Comparison of Collectively Bargained and Administratively Set Pay Rates for Federal Employees

FPCD-82-49: Published: Jul 2, 1982. Publicly Released: Jul 9, 1982.

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In response to a congressional request, GAO compared the compensation of federal employees, who collectively bargain for wages, with General Schedule and Federal Wage System employees. GAO also examined the history and extent of collective bargaining for wages in state and local governments.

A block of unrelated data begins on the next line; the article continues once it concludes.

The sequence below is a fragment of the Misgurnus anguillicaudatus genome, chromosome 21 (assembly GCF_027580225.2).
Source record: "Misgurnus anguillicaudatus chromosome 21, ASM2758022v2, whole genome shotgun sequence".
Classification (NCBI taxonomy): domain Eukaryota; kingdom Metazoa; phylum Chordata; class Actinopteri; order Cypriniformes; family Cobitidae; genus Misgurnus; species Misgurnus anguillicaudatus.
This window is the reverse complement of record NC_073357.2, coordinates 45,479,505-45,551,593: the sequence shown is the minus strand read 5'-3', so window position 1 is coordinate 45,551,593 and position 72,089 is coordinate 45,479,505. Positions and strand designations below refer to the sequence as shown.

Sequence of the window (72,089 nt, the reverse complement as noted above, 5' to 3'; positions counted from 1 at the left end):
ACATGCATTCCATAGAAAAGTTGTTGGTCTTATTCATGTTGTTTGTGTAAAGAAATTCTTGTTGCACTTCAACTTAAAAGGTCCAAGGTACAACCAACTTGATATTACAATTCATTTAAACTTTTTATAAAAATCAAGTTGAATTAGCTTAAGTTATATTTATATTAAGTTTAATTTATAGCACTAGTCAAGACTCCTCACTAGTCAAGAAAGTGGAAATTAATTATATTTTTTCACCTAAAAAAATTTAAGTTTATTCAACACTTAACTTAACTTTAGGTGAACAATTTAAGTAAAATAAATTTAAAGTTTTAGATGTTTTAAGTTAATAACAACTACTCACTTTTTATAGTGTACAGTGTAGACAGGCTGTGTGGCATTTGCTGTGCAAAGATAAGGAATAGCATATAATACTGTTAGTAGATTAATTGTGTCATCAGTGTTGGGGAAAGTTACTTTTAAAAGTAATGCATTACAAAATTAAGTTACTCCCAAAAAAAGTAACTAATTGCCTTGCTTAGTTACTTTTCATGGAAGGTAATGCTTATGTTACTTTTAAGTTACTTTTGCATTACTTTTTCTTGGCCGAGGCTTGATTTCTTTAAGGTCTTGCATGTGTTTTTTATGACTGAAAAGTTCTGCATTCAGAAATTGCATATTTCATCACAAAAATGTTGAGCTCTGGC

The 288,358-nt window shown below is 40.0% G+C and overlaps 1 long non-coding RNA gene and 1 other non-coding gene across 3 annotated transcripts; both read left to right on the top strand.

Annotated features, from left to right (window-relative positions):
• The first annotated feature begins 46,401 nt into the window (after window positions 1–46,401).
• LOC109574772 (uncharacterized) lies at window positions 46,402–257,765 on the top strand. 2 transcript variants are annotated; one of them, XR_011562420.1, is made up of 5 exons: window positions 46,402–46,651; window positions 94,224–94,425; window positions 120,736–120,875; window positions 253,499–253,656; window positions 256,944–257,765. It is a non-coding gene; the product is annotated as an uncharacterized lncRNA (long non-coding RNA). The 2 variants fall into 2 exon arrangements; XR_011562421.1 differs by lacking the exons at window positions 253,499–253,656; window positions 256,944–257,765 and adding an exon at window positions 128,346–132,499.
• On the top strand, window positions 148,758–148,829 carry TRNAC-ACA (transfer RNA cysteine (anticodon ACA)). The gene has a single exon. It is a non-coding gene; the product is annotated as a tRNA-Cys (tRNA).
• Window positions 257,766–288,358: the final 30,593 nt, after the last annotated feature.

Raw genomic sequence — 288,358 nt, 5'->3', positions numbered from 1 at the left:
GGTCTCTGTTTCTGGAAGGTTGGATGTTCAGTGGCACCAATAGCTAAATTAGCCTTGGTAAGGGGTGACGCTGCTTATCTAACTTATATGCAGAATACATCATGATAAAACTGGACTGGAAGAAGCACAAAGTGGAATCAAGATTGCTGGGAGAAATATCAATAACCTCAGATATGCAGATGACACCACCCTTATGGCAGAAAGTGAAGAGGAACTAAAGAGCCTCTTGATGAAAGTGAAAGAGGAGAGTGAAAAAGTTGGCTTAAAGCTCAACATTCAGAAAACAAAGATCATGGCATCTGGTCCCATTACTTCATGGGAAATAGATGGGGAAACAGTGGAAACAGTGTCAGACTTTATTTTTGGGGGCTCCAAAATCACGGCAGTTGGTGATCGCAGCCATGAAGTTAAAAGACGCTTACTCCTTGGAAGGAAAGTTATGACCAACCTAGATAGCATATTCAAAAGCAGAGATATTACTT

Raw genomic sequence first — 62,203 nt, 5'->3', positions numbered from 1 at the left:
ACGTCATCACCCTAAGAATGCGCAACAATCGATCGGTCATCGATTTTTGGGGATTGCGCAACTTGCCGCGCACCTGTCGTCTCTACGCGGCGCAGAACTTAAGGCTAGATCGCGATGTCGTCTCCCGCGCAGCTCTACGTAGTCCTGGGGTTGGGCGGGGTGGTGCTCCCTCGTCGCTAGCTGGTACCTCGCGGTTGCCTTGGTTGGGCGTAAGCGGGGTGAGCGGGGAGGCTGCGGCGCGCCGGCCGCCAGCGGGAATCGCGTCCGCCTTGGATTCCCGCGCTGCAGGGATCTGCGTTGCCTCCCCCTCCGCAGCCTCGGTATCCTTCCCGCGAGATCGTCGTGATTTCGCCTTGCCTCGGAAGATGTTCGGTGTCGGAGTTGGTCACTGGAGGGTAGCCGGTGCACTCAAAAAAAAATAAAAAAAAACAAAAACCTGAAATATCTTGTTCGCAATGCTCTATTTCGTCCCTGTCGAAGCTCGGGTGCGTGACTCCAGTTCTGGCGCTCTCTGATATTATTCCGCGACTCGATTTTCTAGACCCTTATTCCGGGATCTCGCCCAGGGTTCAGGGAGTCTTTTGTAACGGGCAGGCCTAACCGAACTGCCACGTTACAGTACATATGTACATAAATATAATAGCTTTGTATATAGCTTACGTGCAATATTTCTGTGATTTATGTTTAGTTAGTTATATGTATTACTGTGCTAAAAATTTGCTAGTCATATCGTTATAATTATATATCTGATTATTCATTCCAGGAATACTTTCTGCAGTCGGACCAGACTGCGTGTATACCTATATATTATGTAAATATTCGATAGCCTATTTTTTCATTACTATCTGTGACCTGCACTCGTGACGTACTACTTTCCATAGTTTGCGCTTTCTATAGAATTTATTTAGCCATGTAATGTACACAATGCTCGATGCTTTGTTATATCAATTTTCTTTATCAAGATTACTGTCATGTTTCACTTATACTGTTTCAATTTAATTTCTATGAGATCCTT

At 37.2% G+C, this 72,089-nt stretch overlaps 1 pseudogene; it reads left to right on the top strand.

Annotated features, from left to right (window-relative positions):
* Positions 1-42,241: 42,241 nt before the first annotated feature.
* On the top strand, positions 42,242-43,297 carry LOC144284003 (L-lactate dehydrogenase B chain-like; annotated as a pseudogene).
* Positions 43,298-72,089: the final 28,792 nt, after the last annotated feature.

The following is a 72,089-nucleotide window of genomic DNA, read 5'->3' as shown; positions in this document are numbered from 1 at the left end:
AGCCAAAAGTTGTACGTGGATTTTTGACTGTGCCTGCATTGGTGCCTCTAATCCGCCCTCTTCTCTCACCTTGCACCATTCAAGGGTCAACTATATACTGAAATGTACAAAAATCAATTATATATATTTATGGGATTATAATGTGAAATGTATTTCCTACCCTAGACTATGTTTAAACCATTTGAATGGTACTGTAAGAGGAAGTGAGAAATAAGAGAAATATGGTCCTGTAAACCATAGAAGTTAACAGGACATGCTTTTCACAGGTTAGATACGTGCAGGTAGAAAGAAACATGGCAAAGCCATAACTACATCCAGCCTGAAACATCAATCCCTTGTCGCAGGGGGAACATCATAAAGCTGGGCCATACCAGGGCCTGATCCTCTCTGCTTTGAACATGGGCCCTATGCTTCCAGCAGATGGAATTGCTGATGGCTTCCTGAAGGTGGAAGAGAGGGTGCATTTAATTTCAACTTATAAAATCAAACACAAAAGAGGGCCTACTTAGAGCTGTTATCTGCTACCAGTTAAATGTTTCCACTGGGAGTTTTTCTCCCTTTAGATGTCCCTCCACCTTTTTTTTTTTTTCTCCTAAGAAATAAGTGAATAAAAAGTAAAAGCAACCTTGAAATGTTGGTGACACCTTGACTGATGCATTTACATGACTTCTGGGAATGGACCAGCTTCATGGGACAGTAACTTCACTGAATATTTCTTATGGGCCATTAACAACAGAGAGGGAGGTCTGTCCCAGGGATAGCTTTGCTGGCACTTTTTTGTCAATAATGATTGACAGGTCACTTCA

Federal employees who bargain for pay usually are paid more than their General Schedule and Federal Wage System counterparts. In 96 percent of comparisons covering 17 occupations, GAO found that collective bargaining employees earned from $491 to $13,583 more in fiscal year 198l than their Federal Wage System counterparts. In addition, postal letter carriers covered by the Postal Service bargaining agreement were paid $5,490 more in fiscal year 1981 than their General Schedule counterparts. Over the past 9 years, the cumulative percentage of pay increases for nonpostal collective bargaining employees has been comparable to Federal Wage System employees' increases but has far outpaced General Schedule employees' pay raises. Because of differences among the pay systems, agencies are having difficulty preserving a pay differential between General Schedule supervisors and nonpostal collective bargaining and Federal Wage System blue-collar employees. More and more supervisors find themselves supervising blue-collar employees whose basic pay exceeds their own. At the state and local government level, there has been an increase in collective bargaining for wages. Today, 30 states and the District of Columbia permit wage negotiations for about 3.3 million public employees. Negotiated wage settlements, however, are subject to budgetary and legislative approval.

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